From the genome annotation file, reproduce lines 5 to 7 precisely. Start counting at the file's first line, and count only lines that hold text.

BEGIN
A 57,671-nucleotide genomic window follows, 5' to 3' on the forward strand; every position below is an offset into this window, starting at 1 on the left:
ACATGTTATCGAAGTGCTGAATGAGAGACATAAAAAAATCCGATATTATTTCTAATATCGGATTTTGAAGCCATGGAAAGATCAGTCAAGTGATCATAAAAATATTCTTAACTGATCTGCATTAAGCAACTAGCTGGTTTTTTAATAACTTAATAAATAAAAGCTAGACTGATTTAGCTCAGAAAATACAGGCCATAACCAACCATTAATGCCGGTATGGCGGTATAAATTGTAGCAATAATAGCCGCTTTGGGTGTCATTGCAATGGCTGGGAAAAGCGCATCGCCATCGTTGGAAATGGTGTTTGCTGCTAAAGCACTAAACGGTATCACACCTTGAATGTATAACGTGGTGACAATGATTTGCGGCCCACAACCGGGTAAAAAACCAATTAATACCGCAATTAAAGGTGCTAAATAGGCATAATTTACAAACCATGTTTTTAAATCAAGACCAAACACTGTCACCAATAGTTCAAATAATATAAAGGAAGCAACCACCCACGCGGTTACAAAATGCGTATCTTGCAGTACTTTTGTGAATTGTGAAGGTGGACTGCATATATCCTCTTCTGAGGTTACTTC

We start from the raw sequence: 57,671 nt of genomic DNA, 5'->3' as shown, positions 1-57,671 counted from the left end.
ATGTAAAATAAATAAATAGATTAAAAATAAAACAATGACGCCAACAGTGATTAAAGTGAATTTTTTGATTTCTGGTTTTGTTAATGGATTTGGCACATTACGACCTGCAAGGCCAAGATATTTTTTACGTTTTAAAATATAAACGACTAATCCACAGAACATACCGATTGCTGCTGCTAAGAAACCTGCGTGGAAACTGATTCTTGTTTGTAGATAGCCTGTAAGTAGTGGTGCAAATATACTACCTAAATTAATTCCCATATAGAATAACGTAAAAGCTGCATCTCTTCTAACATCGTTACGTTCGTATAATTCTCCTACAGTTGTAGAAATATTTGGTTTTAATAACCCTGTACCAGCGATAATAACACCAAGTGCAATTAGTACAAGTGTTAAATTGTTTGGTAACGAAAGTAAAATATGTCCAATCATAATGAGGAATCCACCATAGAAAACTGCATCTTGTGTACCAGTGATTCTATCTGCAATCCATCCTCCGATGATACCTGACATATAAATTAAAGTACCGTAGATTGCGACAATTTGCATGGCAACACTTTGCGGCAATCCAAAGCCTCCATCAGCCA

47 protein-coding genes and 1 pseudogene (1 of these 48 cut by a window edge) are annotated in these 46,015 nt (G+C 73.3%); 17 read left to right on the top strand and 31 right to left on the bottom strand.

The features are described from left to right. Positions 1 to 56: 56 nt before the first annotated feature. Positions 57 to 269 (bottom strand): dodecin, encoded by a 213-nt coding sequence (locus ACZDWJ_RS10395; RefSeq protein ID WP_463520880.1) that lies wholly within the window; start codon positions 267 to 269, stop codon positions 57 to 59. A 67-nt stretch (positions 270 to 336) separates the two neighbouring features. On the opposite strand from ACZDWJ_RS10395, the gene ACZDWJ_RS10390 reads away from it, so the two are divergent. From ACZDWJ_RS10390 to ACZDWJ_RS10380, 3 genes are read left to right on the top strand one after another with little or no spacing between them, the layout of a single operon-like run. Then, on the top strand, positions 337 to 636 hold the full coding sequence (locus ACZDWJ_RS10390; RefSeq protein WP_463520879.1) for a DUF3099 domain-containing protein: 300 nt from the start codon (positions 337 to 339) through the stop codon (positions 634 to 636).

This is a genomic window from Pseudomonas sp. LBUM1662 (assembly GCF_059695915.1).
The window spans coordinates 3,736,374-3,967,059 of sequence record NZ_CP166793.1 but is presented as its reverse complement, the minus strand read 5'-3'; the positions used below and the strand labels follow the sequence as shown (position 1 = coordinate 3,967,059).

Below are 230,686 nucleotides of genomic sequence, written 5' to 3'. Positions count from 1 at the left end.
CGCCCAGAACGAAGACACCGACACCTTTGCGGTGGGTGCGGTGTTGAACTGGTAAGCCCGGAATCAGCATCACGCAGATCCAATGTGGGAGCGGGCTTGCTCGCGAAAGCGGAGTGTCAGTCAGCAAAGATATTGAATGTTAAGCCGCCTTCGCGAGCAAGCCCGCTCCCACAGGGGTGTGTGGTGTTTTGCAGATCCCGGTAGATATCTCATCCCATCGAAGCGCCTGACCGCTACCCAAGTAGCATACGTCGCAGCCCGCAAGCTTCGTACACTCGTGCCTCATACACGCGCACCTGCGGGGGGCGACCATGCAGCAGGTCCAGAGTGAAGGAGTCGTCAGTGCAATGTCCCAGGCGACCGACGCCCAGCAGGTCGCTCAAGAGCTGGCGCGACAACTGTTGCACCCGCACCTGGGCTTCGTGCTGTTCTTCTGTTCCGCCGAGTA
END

47 protein-coding genes and 1 pseudogene (1 of these 48 cut by a window edge) are annotated in these 46,015 nt (G+C 73.3%); 17 read left to right on the top strand and 31 right to left on the bottom strand.

The features are described from left to right. Positions 1 to 56: 56 nt before the first annotated feature. Positions 57 to 269 (bottom strand): dodecin, encoded by a 213-nt coding sequence (locus ACZDWJ_RS10395; RefSeq protein ID WP_463520880.1) that lies wholly within the window; start codon positions 267 to 269, stop codon positions 57 to 59. A 67-nt stretch (positions 270 to 336) separates the two neighbouring features. On the opposite strand from ACZDWJ_RS10395, the gene ACZDWJ_RS10390 reads away from it, so the two are divergent. From ACZDWJ_RS10390 to ACZDWJ_RS10380, 3 genes are read left to right on the top strand one after another with little or no spacing between them, the layout of a single operon-like run. Then, on the top strand, positions 337 to 636 hold the full coding sequence (locus ACZDWJ_RS10390; RefSeq protein WP_463520879.1) for a DUF3099 domain-containing protein: 300 nt from the start codon (positions 337 to 339) through the stop codon (positions 634 to 636).

This is a genomic window from Pseudomonas sp. LBUM1662 (assembly GCF_059695915.1).